Skip to Content
Uncategorized

Dave Morin

The creator of a social network for close friends and family says smart phones will make computing more intimate than PCs did.
April 25, 2012

Facebook and its competitors have given us virtual social circles unlike our real ones, lumping in work acquaintances alongside old friends. Dave Morin, an early employee of Facebook, launched his own company, Path, in 2010 to offer a social network just for close friends and family.

Path users can add only 150 people to their networks, and they access the service exclusively through a smart-phone app that evokes a personal journal. They log their “path” through life with photos and updates on where they are or what music they’re listening to, all while reading about the paths of their friends.

Path has attracted over two million users and $11 million of investment funding. But the company was accused of violating its users’ privacy this February when a blogger discovered that its iPhone app copied people’s address books onto Path’s servers without asking permission. Morin, 31, a respected figure in Silicon Valley because of his history at Facebook and recent record of investing in promising startups, was forced to apologize.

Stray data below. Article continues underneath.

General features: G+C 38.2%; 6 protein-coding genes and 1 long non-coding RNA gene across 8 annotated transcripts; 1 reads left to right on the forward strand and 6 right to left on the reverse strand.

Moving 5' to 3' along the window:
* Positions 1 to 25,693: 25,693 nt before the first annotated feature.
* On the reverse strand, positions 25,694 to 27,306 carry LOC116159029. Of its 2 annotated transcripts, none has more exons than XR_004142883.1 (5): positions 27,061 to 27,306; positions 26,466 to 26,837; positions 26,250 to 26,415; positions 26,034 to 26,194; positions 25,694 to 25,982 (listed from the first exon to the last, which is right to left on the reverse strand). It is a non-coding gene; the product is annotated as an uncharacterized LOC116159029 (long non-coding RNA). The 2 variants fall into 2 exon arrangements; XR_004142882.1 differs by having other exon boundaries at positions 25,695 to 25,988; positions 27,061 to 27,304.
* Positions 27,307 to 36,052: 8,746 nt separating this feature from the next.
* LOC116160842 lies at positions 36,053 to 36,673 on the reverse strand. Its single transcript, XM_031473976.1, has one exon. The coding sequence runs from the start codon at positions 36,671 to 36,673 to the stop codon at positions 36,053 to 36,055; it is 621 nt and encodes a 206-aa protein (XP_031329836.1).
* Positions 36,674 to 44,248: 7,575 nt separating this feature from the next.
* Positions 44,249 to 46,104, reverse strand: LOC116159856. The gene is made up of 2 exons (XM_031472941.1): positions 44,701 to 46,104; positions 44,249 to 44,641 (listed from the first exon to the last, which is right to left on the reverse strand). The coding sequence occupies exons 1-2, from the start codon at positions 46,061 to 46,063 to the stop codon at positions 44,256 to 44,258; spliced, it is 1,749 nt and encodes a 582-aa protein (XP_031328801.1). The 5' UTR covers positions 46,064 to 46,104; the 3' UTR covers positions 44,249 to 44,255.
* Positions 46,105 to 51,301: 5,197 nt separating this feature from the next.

Technology Review IT editor Tom Simonite spoke with Morin about that incident and the benefits of private social networks.

TR : Why do people feel the need for 
a more private, more limited social network?

Morin: If you ask people why they didn’t put all the photos on their phone on Facebook, they say, “They’re too personal.” But people e-mail and text these photos to friends and family. The volume of that kind of sharing is really high, and we want to make that more high-fidelity.

Even today, whether they have 10 friends or 100 [on Path], people still say to us that they need more privacy.

Why does it have to work only on a mobile phone?

People actually communicate with a very small set of people using their phones. You text and call and share with your inner circle.

[And] I really buy Steve Jobs’s notion that the future of computing is these things that we carry around in our hand. The future is not just phones; it’s wearable computers that give you more data about your everyday life. Our job is to be a trusted place for that data and to give you beautiful visualizations and stories to add to your path about it.

Path has a very striking, polished design. Why was that important?

We felt that the Web was a very cold and utilitarian place, oftentimes. One of our highest design goals was this idea of a home. Your personal life exists inside a home, and there’s this feeling of warmth and love that comes through being inside it. Mobile provided an opportunity to create this warm, colorful, deeply intimate place that you could trust.

You have to make money, but you 
say you’re opposed to the standard Web model of using everyone’s data 
to personalize ads.